BARCLAYS: The Australian dollar is likely to come under 'significant downward pressure'

Photo by Kevin J. Gruenwald/US Air Force via Getty Images

The Australian dollar is currently overvalued by as much as 9%. Given this anomaly and forecasts for additional commodity price weakness in the year ahead, further weakness is not just possible but likely.

That’s the succinct view of currency strategists at Barclays who believe persistent weakness in commodity prices, along with a relative dearth of domestic economic data, will likely weigh on the Aussie dollar in the period ahead.

Here’s a snippet from a research report released by the bank overnight explaining why:

If commodity prices and the currency hold at current levels, this suggests that the real exchange rate will start next year 9% overvalued, which is well above a one-standard deviation divergence of 6.5%. With a collapse in real resource share prices pointing to a deeper slump in export prices, we estimate that fair value could fall a further 6% next year.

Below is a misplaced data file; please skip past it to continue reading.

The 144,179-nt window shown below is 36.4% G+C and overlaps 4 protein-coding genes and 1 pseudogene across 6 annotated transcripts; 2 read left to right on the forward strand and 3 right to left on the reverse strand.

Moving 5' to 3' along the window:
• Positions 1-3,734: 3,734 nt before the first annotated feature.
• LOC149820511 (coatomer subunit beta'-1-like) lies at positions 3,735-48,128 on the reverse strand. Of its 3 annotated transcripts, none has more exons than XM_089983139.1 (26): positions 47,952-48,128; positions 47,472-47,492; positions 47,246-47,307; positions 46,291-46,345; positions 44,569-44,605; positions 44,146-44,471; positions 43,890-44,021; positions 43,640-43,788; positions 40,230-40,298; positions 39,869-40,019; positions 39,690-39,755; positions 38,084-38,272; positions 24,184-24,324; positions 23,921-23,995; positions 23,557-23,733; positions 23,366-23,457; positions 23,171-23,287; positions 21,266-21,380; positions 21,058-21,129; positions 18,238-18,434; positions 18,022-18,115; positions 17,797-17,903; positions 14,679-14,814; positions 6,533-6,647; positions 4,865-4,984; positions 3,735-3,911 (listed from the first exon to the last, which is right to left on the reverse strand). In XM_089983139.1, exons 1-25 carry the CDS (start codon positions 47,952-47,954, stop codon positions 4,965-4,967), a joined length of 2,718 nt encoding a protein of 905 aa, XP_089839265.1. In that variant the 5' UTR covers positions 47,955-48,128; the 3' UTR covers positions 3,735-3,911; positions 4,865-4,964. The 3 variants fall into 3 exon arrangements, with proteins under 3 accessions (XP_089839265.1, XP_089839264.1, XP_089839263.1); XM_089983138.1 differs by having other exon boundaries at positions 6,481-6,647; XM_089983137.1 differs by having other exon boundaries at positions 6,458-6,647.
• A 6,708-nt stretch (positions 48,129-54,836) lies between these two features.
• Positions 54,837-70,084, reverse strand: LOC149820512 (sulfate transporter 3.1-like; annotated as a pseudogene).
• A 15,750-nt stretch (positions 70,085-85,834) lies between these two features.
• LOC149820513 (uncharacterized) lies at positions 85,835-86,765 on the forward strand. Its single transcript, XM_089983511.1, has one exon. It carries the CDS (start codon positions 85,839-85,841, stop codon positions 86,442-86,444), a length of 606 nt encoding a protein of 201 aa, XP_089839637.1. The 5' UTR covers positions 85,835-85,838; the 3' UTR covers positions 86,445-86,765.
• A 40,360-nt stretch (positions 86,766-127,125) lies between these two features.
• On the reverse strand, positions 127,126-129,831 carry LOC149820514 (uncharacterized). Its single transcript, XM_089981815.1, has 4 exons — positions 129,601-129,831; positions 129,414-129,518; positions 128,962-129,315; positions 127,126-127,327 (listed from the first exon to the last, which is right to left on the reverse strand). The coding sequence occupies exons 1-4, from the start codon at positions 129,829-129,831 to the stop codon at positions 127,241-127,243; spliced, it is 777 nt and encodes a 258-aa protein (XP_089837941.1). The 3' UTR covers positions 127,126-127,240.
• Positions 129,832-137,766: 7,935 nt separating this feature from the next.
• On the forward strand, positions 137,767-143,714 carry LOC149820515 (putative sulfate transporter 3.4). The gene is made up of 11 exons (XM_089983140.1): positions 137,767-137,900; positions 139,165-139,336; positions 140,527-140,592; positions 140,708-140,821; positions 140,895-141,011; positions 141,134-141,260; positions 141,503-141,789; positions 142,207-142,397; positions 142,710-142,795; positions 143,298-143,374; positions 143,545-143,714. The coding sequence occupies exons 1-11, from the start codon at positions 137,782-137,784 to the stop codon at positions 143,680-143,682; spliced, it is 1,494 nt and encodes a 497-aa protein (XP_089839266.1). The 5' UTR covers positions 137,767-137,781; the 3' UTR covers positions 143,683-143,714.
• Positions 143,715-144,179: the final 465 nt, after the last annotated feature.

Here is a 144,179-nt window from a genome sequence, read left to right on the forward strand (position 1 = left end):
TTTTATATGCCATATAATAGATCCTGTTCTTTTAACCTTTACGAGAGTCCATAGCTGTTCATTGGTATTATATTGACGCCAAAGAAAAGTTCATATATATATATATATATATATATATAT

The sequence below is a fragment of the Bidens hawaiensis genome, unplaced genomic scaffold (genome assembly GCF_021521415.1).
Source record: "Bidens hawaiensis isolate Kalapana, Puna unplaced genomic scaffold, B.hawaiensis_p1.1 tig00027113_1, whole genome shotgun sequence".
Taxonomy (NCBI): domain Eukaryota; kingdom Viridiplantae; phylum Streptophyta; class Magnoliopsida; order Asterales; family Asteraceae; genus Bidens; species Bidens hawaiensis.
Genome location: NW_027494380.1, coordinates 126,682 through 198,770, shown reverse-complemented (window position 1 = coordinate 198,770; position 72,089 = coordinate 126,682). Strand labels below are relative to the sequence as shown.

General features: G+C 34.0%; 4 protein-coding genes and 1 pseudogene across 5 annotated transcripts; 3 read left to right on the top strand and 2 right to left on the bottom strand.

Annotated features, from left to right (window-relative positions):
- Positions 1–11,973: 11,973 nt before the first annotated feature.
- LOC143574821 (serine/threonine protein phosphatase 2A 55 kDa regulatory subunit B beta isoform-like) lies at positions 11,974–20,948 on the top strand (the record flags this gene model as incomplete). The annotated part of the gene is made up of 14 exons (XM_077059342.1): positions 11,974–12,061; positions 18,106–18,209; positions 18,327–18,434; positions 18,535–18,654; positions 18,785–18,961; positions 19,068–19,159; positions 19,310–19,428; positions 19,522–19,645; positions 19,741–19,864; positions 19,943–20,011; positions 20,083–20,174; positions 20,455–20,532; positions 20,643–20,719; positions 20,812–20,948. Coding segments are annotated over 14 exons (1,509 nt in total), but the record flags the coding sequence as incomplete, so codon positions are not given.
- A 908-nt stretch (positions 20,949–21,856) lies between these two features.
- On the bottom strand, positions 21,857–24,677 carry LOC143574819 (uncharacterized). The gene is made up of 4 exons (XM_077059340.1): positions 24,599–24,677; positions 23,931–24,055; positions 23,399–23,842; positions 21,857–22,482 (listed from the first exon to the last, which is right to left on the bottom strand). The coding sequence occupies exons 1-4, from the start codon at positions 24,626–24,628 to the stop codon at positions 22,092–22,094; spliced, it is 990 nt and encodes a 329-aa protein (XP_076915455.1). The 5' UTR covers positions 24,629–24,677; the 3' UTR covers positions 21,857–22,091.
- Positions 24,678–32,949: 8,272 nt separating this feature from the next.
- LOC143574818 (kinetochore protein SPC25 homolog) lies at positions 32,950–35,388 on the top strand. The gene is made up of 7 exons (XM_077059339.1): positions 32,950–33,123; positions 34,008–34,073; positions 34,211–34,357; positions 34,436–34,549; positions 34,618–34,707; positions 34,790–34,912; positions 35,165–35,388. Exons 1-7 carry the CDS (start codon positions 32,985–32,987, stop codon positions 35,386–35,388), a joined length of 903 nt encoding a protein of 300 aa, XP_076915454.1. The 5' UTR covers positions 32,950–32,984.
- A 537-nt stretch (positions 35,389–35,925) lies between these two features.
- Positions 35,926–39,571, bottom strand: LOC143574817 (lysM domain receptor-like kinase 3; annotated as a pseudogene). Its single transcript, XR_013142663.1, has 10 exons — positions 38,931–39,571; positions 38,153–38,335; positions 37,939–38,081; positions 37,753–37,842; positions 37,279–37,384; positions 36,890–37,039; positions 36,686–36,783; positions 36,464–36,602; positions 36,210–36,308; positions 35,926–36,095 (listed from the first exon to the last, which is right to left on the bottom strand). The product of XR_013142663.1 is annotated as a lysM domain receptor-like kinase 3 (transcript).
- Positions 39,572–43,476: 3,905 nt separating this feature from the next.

The chart below, supplied by Barclays, reveals the historic relationship between the AUD/USD and Australia’s terms of trade.

Barclays expect that recent weakness in the Aussie will likely extend in the weeks ahead “with little on the data front to give any support to the currency”.

Beyond that, the bank believes that the currency is likely to come under “significant downward pressure” in the year ahead, forecasting that the AUD/USD will fall to 63 cents by the end of 2016.

While not the lowest forecast for the currency next year, Barclay’s call sits considerably below the median forecast for the Aussie to finish next year in the high 60 cent region.

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